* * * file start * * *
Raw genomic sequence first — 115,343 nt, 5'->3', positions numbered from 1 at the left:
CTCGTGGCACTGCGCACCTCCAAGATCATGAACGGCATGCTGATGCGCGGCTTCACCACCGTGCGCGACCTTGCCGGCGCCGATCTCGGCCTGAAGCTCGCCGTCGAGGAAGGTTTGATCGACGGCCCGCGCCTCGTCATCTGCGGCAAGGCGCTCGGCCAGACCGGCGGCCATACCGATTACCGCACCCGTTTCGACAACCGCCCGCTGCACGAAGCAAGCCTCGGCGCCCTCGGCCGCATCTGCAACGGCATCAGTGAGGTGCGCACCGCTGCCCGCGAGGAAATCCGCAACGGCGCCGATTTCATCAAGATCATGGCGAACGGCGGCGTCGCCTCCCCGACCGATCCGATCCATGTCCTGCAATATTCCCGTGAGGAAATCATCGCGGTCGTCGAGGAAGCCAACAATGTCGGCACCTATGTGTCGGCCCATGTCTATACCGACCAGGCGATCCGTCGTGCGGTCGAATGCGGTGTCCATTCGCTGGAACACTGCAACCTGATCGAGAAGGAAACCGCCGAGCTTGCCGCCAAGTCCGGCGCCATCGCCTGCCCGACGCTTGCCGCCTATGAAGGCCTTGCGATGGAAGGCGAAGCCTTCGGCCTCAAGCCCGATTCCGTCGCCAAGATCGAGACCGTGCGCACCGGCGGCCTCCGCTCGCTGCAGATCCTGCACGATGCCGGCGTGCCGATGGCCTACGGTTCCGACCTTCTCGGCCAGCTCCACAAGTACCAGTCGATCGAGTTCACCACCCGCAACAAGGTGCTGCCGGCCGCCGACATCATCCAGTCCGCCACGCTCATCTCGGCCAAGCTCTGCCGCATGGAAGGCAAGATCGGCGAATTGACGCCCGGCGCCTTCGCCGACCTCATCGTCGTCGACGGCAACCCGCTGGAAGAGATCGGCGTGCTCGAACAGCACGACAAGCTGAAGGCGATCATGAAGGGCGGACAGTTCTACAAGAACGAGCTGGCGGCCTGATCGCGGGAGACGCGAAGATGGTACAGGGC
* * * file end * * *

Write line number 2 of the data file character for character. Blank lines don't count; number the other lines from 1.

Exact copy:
CTCGTGGCACTGCGCACCTCCAAGATCATGAACGGCATGCTGATGCGCGGCTTCACCACCGTGCGCGACCTTGCCGGCGCCGATCTCGGCCTGAAGCTCGCCGTCGAGGAAGGTTTGATCGACGGCCCGCGCCTCGTCATCTGCGGCAAGGCGCTCGGCCAGACCGGCGGCCATACCGATTACCGCACCCGTTTCGACAACCGCCCGCTGCACGAAGCAAGCCTCGGCGCCCTCGGCCGCATCTGCAACGGCATCAGTGAGGTGCGCACCGCTGCCCGCGAGGAAATCCGCAACGGCGCCGATTTCATCAAGATCATGGCGAACGGCGGCGTCGCCTCCCCGACCGATCCGATCCATGTCCTGCAATATTCCCGTGAGGAAATCATCGCGGTCGTCGAGGAAGCCAACAATGTCGGCACCTATGTGTCGGCCCATGTCTATACCGACCAGGCGATCCGTCGTGCGGTCGAATGCGGTGTCCATTCGCTGGAACACTGCAACCTGATCGAGAAGGAAACCGCCGAGCTTGCCGCCAAGTCCGGCGCCATCGCCTGCCCGACGCTTGCCGCCTATGAAGGCCTTGCGATGGAAGGCGAAGCCTTCGGCCTCAAGCCCGATTCCGTCGCCAAGATCGAGACCGTGCGCACCGGCGGCCTCCGCTCGCTGCAGATCCTGCACGATGCCGGCGTGCCGATGGCCTACGGTTCCGACCTTCTCGGCCAGCTCCACAAGTACCAGTCGATCGAGTTCACCACCCGCAACAAGGTGCTGCCGGCCGCCGACATCATCCAGTCCGCCACGCTCATCTCGGCCAAGCTCTGCCGCATGGAAGGCAAGATCGGCGAATTGACGCCCGGCGCCTTCGCCGACCTCATCGTCGTCGACGGCAACCCGCTGGAAGAGATCGGCGTGCTCGAACAGCACGACAAGCTGAAGGCGATCATGAAGGGCGGACAGTTCTACAAGAACGAGCTGGCGGCCTGATCGCGGGAGACGCGAAGATGGTACAGGGC